Since we had nothing to do at night, and I loved to read, I went to bed early and read my book under the futon with a flashlight. The futon was hot; however, the light did not show through like a blanket. Around ten p.m., Dad would knock on my door and say, “Flashlight out, Gladys.” (I didn’t know he knew.) Reading was my only enjoyment.
One of Dad’s responsibilities as manager of the carpentry department was to drive to Port Allen, where the ships brought lumber and supplies. One of his trips back from the port, he was driving on the main highway. An Army truck emerged from a side road and collided into Dad’s vehicle. It did not matter that Dad had the right of way; we were under martial law. So the Army detained Dad for sabotage. We were not aware of what had happened to Dad. The general manager of the plantation was contacted by the Army, and he knew Dad was an American citizen by birth, so he came to get Dad’s birth certificate to prove his citizenship to the officials. Dad was finally released.
Dad was a gentle, soft-spoken man, and I never saw him so angry. He was so upset that his family was put through what happened next. The military came to search our home, and turned everything out of their drawers, and turned everything upside down, but could not find anything to incriminate Dad. We lived in fear all the time.
I had just entered the freshman class, which is the ninth grade, when Pearl Harbor was bombed on Sunday, Dec. 7, 1941. I was 15. Don’t do the math, I’m 91 today. (laughter) Because all the young men were drafted into the Army, and the shortage of laborers, all of the high school students 14 and above were allowed to attend school only three days a week, and the other three days, the children who lived on the plantation were required to work in the cane fields. It was hard manual labor, pulling weeds in the hot sun. We had to cover our faces with strips of cloth, and a large hat to protect from the sun, and long-sleeved shirts to protect our arms from the cane leaves, which were very sharp and full of hair, which was very itchy.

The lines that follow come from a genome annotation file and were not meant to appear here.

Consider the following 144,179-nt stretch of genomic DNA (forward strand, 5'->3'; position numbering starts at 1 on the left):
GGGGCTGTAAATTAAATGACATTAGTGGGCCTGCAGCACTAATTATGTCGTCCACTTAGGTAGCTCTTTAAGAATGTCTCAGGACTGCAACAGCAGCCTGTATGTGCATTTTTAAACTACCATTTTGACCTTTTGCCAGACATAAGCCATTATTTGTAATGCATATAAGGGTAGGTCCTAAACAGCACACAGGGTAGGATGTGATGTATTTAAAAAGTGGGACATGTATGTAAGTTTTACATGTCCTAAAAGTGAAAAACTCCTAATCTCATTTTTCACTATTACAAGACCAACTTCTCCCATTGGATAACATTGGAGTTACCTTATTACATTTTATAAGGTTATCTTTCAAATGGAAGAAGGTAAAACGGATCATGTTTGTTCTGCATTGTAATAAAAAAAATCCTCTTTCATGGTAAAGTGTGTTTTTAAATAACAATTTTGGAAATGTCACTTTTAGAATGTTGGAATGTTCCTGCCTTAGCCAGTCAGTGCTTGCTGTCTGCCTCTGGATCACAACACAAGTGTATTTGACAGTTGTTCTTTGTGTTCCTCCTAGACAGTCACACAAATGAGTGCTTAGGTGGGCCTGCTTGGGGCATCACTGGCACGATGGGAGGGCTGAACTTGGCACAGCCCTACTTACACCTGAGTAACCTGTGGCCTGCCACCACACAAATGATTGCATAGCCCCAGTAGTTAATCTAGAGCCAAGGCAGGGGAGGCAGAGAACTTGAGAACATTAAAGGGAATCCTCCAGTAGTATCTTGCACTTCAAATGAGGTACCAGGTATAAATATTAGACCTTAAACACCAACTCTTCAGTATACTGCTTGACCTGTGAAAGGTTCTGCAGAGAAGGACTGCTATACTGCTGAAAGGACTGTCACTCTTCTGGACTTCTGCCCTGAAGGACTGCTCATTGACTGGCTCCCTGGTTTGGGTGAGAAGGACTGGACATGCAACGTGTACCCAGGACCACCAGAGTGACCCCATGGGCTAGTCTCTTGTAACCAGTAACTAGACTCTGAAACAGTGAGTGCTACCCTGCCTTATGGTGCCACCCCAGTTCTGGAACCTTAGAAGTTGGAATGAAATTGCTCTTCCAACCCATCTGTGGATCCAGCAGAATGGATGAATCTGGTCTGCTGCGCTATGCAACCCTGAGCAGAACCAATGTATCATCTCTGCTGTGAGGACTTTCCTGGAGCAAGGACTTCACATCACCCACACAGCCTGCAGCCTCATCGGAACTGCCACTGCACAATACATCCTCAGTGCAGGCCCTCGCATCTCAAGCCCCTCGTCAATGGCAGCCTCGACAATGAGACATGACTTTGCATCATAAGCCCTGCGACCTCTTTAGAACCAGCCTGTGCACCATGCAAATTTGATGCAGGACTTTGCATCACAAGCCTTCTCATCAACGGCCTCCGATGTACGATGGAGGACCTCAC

Shoes could not be worn because of the mud. We wore tabis made of denim material. You had to have two pairs so you could wash the one pair, hang to dry, and wear the spare the next day. We got paid one cent per line. The most I earned was 75 cents to a dollar, for eight hours.
Our high school activities were held only during daylight hours on Sundays. On weekends all the Japanese men who were left at home were picked up in Army trucks to clear land for air fields. (It was mandatory that they volunteer to work wherever you were needed by the Army. ) We were prohibited from speaking Japanese. We spoke to Mom and Dad in Japanese only in the house. My siblings were much younger than I was; therefore, they did not retain the language at all. Mom was so sad. We had a food shortage, especially rice. We had to learn to eat poi, which I acquired a taste for. You may know poi is made my steaming and pounding the taro root, and is a staple for the Hawaiians like rice is to us. Due to the meat shortage, we raised chicken for eggs and meat. Spam became very popular because of the meat shortage, and still is popular today.
We were treated very badly, called awful names, by the same people we had such a good rapport with. It was difficult to be segregated; it took a long time for anyone to trust each other and be friends again. It was never the same. The good old days were gone forever. Thank you.
Left to right: John Tateishi, Koji Ozawa, Marian Tadano
Shee, and Gladys Sallas after the EO 9066 75th anniversary
in 2017 at the JACL-AZ Hall. Photo credit: Bonnie Sumida